A small, secluded incorporated town that developed in the 1920s in Oklahoma County immediately northwest of and contiguous with Oklahoma City, Lake Aluma lies in a valley adjacent to the Deep Fork River. The community originated as a residential development created by a thirty-member organization, the Lake Aluma Club. The club called its property Aluma Cholusa, said to be Choctaw for "peaceful retreat." It was located at a well-known, hilly, wooded camping spot used by city dwellers in the first decade of the twentieth century. Members planned a golf course and wildlife preserve for deer, quail, and other animals.
In 1923 Lake Aluma comprised 336 acres lying southwest of the intersection of Sixty-third Street and Coltrane Avenue. In its first years vacationers constructed "summer homes" there, but soon permanent residences were built. A dam was constructed to create a lake, primarily for fishing, and a small hatchery was maintained in order to provide fish. By 1926 residents enjoyed sewer/water and electric utilities.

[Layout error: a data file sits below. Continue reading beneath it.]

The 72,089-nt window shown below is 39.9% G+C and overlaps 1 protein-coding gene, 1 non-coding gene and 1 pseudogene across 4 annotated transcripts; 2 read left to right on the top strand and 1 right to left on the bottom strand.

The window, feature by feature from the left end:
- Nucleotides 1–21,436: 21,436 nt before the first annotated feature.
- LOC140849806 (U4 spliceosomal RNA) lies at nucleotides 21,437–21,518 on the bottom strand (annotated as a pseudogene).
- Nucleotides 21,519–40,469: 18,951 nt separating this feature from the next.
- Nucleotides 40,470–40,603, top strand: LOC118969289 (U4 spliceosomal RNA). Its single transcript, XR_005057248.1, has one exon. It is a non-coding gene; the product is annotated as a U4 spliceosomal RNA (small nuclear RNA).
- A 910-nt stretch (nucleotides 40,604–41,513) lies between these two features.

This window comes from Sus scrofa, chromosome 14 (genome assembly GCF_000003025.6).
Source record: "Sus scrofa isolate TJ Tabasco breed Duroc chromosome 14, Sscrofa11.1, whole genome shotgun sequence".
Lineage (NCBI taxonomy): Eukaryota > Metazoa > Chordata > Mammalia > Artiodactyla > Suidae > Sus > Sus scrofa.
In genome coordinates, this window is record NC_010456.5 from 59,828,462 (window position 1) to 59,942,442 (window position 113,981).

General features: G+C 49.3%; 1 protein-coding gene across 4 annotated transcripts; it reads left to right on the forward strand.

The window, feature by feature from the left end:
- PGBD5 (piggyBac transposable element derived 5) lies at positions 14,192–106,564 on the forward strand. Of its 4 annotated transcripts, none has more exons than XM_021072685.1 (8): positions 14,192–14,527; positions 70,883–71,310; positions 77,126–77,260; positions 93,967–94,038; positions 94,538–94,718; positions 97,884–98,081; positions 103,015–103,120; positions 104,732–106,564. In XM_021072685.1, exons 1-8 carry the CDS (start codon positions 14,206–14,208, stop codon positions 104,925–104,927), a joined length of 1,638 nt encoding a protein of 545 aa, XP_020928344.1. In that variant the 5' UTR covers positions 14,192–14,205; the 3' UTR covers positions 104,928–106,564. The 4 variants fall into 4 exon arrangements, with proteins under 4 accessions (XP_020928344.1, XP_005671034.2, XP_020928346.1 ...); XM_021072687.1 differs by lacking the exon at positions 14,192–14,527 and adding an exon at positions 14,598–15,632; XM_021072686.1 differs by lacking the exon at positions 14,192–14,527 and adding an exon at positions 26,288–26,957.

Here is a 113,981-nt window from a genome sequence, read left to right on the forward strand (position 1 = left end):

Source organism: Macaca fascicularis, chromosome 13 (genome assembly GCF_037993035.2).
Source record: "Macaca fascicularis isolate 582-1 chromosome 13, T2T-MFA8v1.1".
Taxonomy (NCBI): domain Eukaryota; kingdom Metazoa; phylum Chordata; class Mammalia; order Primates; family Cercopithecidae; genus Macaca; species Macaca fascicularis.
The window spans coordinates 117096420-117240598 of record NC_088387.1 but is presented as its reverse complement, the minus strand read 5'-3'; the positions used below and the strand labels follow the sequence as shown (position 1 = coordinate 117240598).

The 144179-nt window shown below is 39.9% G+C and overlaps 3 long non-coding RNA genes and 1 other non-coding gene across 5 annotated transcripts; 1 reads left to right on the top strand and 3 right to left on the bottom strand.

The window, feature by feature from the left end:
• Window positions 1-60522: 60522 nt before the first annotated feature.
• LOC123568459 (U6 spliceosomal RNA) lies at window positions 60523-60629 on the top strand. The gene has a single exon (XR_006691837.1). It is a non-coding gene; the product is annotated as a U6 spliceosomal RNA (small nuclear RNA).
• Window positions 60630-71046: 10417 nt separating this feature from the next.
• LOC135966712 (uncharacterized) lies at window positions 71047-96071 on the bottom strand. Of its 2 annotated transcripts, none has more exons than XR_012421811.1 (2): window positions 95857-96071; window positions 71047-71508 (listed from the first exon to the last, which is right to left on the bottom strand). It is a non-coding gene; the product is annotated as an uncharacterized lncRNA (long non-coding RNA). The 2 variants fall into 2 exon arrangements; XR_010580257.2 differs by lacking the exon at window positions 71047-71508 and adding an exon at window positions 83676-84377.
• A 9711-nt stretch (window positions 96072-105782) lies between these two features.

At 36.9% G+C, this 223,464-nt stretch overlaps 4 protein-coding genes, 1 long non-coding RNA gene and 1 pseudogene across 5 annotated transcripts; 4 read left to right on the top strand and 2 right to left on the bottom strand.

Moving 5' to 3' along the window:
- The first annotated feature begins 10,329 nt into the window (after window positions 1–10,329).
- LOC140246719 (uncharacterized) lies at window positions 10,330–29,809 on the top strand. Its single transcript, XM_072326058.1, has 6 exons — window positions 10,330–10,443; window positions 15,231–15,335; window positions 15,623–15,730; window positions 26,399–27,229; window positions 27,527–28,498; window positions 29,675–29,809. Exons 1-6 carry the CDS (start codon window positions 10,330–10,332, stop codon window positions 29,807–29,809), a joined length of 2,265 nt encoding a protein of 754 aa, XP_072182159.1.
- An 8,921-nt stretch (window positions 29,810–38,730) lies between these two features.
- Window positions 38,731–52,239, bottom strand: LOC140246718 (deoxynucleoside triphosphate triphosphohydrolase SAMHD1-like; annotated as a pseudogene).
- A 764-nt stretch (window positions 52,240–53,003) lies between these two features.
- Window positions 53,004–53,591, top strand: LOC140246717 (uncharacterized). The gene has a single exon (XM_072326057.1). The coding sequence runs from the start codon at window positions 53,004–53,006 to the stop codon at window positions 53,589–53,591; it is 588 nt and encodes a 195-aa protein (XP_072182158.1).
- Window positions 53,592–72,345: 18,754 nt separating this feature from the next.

Lake Aluma incorporated in 1952, and the 1960 census recorded 82 inhabitants. The population peaked in 1970 at 124 and stabilized in 1980 at 101. The 1990 and 2000 censuses recorded 96 and 97, respectively, in about forty households. Ninety percent of employed residents earn a living in management or are professionals. There is no commercial development.
SEE ALSO: SETTLEMENT PATTERNS.
BIBLIOGRAPHY: "Lake Aluma, Country Homes of City Folk," Daily Oklahoman (Oklahoma City), 13 June 1926. "Lake Aluma," Vertical File, Research Division, Oklahoma Historical Society, Oklahoma City. Profiles of America, Vol. 2 (2d ed.; Millerton, N.Y.: Grey House Publishing, 2003).
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